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Jackie McLean: New and Old Gospel

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Here are four more limited edition Blue Note reissues. When these titles were waxed in the late ’60s, Blue Notes were seen as records, not holy grails, and the music was thought of as verging from ’50s hard bop towards modalish pieces or strongly R&B-or Latin-flavored tunes with hopes for radio play. There were also a few terrific avant garde dates by the likes of Wayne Shorter, Sam Rivers, Tony Williams, Don Cherry, etc. All these trends are reflected in this offering.

No doubt Lee Morgan’s success with “The Sidewinder” caused musicians and A&R types to think about funky follow-ups, and many of the trumpeter’s subsequent sessions featured a tune or two aimed at airplay interspersed with solid hard bop. Caramba is in this category. Morgan and his front line partner Bennie Maupin don’t do that much with the title track but the rest of the date ranges from good to excellent. The rhythm team of Cedar Walton, Reggie Workman, and Billy Higgins is spectacular.

The Spoiler features a wonderful line-up with Blue Mitchell, Julian Priester, James Spaulding, Pepper Adams, McCoy Tyner, Bob Cranshaw, Mickey Roker, Joseph Rivera, and of course Turrentine’s tough tenor. Unfortunately the material here leaves little room for anyone’s star to shine, which is frustrating in the cases of the three hornmen who didn’t record that much. Well-played jazz funk with no other aspirations.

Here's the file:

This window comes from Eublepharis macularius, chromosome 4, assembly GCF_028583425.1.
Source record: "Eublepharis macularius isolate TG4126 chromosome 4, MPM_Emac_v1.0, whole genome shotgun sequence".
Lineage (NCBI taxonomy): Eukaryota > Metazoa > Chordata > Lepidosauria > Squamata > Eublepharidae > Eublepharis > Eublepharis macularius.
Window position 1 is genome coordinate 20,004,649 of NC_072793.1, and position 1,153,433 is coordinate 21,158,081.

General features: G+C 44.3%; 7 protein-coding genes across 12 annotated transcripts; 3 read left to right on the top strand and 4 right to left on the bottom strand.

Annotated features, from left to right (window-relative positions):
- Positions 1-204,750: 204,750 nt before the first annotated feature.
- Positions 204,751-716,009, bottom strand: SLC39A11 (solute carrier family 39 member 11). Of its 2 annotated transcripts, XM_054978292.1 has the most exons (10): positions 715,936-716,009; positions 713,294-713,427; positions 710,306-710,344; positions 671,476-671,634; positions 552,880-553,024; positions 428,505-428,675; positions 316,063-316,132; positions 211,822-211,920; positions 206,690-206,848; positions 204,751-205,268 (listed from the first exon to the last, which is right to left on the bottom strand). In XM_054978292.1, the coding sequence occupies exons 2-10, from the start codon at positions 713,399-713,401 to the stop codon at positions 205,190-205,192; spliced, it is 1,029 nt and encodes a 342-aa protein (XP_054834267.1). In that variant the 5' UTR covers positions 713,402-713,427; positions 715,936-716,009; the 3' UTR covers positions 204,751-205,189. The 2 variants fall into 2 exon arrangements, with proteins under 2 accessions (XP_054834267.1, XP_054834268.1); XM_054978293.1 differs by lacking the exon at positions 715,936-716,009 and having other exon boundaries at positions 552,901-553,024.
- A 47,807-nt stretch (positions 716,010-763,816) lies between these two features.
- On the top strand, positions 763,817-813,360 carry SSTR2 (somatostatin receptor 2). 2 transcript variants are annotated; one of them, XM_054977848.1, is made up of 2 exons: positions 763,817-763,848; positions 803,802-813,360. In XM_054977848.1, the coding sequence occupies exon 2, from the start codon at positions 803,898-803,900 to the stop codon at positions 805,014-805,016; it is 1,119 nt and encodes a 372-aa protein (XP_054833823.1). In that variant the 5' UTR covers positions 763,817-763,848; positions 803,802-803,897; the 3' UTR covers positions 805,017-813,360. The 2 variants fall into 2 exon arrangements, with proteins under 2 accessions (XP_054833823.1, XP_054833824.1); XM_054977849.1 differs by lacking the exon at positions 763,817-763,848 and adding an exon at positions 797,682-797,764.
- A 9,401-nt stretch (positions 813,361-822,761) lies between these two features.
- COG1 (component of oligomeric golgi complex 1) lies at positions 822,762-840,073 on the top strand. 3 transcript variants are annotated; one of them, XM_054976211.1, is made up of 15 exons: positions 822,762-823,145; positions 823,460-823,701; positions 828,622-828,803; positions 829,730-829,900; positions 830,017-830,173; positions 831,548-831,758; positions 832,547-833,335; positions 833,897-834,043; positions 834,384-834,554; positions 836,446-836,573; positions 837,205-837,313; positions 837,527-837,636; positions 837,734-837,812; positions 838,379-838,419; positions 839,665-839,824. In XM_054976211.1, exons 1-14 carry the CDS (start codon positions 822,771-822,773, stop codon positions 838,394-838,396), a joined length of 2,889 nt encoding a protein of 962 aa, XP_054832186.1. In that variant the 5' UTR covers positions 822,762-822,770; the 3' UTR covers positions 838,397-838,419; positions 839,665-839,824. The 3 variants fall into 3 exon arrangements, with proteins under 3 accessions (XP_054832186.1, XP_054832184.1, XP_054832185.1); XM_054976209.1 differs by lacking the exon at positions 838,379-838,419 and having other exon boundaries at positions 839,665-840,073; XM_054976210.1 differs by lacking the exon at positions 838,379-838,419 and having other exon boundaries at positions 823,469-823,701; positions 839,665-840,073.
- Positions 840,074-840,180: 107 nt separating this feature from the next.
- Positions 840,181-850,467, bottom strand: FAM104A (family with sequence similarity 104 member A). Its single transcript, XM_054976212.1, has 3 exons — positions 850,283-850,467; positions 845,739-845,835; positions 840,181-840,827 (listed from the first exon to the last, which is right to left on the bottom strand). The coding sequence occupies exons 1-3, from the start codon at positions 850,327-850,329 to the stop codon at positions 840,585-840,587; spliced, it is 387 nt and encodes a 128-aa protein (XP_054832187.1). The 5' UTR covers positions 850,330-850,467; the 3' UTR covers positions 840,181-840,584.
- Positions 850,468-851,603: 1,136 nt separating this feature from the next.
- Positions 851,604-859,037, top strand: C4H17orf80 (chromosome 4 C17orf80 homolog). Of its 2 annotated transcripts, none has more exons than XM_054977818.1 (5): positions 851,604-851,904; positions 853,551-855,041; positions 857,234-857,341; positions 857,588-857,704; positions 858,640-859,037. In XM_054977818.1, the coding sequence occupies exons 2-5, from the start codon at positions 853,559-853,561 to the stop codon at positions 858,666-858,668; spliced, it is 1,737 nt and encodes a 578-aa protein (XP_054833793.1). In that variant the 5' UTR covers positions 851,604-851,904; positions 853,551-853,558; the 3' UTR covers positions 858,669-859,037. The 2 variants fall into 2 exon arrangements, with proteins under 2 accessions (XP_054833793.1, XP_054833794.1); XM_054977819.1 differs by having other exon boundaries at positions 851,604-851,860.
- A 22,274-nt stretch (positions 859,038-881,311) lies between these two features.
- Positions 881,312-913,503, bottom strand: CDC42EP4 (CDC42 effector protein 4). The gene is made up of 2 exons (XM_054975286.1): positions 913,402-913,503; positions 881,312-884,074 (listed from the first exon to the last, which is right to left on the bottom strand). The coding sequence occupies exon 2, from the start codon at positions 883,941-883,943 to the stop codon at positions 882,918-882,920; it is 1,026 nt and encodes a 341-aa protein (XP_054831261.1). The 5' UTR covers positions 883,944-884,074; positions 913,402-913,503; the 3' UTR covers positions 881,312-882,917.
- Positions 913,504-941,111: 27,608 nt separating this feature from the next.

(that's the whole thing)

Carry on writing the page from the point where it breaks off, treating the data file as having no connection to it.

Gravy Train would appear to be in that same category but turns out to be the sleeper of the set. Donaldson uses Morgan’s approach-he includes a track or two with a soul/blues head and then just blows jazz. What we have is one of the best alto men of his time flying high over a solid rhythm section (Herman Foster, Ben Tucker, Dave Bailey, Alec Dorsey). He favors the straightforward changes of chestnuts like “Avalon,” “Glory of Love,” the unexpected but very effective “South of the Border” and the Perdido-based “Candy,” which features a solo that goes on and on, each chorus better than the last.

Expectations are important, which is why Jackie McLean’s New and Old Gospel seemed disappointing when it came out. After all, Jackie sharing the front line with Ornette had to be an event, right? The fact that Coleman plays trumpet, not alto, was perceived as a factor in keeping things from taking off, but I think the problem is more subtle. The first track is a four part suite that runs over 20 minutes and is for the most part very successful. Ornette is on sure footing in this fairly free terrain, and Jackie, never the most consistent of jazzmen, sounds great. Pianist Lamont Johnson has some iffy moments but is fine overall. No probs with Scott Holt on bass and Higgins is great as always. But the group seems unable to bridge the gap to “Old Gospel”-the root chords seem to keep things too closely tied down and the attempts by the soloists to move out get bogged down. Too bad, because it’s a nice tune and a good idea. “Strange as it Seems” is better, featuring Coleman sounding like a cubist impression of Miles-with mute. Approach this as a record with one good side with added interest because of Ornette’s only sideman appearance, which he handled with his usual off-center aplomb.